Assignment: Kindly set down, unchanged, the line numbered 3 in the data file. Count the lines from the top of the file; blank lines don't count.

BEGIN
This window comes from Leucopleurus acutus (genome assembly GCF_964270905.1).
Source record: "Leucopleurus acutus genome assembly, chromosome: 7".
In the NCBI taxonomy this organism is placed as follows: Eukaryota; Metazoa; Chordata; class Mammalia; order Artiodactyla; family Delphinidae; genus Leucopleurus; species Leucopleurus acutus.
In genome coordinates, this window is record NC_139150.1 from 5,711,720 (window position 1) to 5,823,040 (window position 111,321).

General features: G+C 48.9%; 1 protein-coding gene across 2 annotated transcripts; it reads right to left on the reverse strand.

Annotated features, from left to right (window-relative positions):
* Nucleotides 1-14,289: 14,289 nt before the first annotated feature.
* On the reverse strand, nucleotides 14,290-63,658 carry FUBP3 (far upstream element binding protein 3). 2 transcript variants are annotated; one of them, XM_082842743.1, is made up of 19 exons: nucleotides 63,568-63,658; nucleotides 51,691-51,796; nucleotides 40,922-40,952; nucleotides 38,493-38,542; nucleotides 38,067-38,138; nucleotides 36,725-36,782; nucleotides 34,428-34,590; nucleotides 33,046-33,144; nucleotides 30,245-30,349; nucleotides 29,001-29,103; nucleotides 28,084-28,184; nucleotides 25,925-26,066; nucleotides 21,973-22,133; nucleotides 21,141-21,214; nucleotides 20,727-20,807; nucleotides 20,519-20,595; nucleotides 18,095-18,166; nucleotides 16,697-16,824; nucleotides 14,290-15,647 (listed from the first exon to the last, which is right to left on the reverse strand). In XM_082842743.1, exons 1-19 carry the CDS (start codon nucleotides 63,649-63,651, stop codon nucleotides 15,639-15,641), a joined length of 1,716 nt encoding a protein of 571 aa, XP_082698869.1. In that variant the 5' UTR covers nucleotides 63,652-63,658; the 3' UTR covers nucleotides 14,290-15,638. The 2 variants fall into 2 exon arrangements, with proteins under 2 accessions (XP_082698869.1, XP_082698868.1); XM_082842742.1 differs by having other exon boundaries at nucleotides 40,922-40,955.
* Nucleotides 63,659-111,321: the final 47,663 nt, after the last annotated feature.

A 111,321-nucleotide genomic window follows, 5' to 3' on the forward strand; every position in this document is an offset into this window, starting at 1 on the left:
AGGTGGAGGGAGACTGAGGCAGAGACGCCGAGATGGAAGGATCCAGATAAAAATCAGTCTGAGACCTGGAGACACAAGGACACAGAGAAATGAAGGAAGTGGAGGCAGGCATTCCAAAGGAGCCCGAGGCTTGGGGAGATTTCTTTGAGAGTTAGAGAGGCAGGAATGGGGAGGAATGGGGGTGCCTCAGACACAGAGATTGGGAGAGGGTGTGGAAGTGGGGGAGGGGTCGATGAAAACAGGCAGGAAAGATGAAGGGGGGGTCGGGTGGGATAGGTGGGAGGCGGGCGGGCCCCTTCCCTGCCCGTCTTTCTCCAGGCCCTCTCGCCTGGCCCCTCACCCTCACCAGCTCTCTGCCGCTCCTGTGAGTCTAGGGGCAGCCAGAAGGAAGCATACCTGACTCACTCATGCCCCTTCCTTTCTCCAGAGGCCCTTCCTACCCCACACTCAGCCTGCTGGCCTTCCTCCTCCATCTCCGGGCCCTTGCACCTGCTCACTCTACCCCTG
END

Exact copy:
In the NCBI taxonomy this organism is placed as follows: Eukaryota; Metazoa; Chordata; class Mammalia; order Artiodactyla; family Delphinidae; genus Leucopleurus; species Leucopleurus acutus.